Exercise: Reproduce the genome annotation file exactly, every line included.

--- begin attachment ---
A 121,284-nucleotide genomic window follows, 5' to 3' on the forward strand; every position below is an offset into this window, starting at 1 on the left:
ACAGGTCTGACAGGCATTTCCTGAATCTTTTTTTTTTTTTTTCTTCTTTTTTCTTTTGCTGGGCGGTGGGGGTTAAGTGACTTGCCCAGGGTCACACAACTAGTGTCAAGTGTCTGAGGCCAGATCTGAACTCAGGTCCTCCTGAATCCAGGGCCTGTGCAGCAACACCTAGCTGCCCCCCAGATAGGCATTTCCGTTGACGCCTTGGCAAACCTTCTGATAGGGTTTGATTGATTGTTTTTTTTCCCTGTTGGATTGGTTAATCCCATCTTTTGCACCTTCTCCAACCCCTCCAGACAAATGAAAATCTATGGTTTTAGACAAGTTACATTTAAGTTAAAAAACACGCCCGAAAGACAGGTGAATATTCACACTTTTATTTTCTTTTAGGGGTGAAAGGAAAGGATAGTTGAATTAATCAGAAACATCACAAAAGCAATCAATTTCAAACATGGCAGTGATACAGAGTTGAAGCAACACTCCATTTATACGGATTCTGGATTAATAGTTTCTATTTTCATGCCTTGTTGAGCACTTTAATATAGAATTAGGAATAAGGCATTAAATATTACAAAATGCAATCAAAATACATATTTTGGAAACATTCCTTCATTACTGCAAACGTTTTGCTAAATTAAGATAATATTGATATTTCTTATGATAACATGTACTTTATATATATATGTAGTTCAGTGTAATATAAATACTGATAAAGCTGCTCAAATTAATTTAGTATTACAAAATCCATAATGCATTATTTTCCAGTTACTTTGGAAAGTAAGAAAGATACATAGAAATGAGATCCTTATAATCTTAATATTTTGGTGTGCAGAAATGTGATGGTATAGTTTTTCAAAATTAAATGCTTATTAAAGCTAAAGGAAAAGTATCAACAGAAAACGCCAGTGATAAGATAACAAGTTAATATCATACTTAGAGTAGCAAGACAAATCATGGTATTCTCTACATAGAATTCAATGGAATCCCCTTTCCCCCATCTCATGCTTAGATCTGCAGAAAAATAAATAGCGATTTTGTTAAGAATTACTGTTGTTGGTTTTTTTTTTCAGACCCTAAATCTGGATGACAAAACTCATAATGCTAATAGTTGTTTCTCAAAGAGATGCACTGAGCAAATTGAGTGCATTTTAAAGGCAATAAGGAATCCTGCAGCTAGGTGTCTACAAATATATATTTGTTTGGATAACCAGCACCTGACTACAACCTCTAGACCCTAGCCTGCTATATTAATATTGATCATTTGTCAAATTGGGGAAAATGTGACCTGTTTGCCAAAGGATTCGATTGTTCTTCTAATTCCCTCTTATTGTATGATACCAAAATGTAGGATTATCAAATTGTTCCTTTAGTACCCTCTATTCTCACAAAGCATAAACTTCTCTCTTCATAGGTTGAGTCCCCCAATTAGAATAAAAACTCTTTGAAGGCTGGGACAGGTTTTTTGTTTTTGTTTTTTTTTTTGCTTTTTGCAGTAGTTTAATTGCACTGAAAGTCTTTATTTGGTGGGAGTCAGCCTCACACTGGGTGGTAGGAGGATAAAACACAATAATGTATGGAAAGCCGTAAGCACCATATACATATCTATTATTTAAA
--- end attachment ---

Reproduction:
A 121,284-nucleotide genomic window follows, 5' to 3' on the forward strand; every position below is an offset into this window, starting at 1 on the left:
ACAGGTCTGACAGGCATTTCCTGAATCTTTTTTTTTTTTTTTCTTCTTTTTTCTTTTGCTGGGCGGTGGGGGTTAAGTGACTTGCCCAGGGTCACACAACTAGTGTCAAGTGTCTGAGGCCAGATCTGAACTCAGGTCCTCCTGAATCCAGGGCCTGTGCAGCAACACCTAGCTGCCCCCCAGATAGGCATTTCCGTTGACGCCTTGGCAAACCTTCTGATAGGGTTTGATTGATTGTTTTTTTTCCCTGTTGGATTGGTTAATCCCATCTTTTGCACCTTCTCCAACCCCTCCAGACAAATGAAAATCTATGGTTTTAGACAAGTTACATTTAAGTTAAAAAACACGCCCGAAAGACAGGTGAATATTCACACTTTTATTTTCTTTTAGGGGTGAAAGGAAAGGATAGTTGAATTAATCAGAAACATCACAAAAGCAATCAATTTCAAACATGGCAGTGATACAGAGTTGAAGCAACACTCCATTTATACGGATTCTGGATTAATAGTTTCTATTTTCATGCCTTGTTGAGCACTTTAATATAGAATTAGGAATAAGGCATTAAATATTACAAAATGCAATCAAAATACATATTTTGGAAACATTCCTTCATTACTGCAAACGTTTTGCTAAATTAAGATAATATTGATATTTCTTATGATAACATGTACTTTATATATATATGTAGTTCAGTGTAATATAAATACTGATAAAGCTGCTCAAATTAATTTAGTATTACAAAATCCATAATGCATTATTTTCCAGTTACTTTGGAAAGTAAGAAAGATACATAGAAATGAGATCCTTATAATCTTAATATTTTGGTGTGCAGAAATGTGATGGTATAGTTTTTCAAAATTAAATGCTTATTAAAGCTAAAGGAAAAGTATCAACAGAAAACGCCAGTGATAAGATAACAAGTTAATATCATACTTAGAGTAGCAAGACAAATCATGGTATTCTCTACATAGAATTCAATGGAATCCCCTTTCCCCCATCTCATGCTTAGATCTGCAGAAAAATAAATAGCGATTTTGTTAAGAATTACTGTTGTTGGTTTTTTTTTTCAGACCCTAAATCTGGATGACAAAACTCATAATGCTAATAGTTGTTTCTCAAAGAGATGCACTGAGCAAATTGAGTGCATTTTAAAGGCAATAAGGAATCCTGCAGCTAGGTGTCTACAAATATATATTTGTTTGGATAACCAGCACCTGACTACAACCTCTAGACCCTAGCCTGCTATATTAATATTGATCATTTGTCAAATTGGGGAAAATGTGACCTGTTTGCCAAAGGATTCGATTGTTCTTCTAATTCCCTCTTATTGTATGATACCAAAATGTAGGATTATCAAATTGTTCCTTTAGTACCCTCTATTCTCACAAAGCATAAACTTCTCTCTTCATAGGTTGAGTCCCCCAATTAGAATAAAAACTCTTTGAAGGCTGGGACAGGTTTTTTGTTTTTGTTTTTTTTTTTGCTTTTTGCAGTAGTTTAATTGCACTGAAAGTCTTTATTTGGTGGGAGTCAGCCTCACACTGGGTGGTAGGAGGATAAAACACAATAATGTATGGAAAGCCGTAAGCACCATATACATATCTATTATTTAAA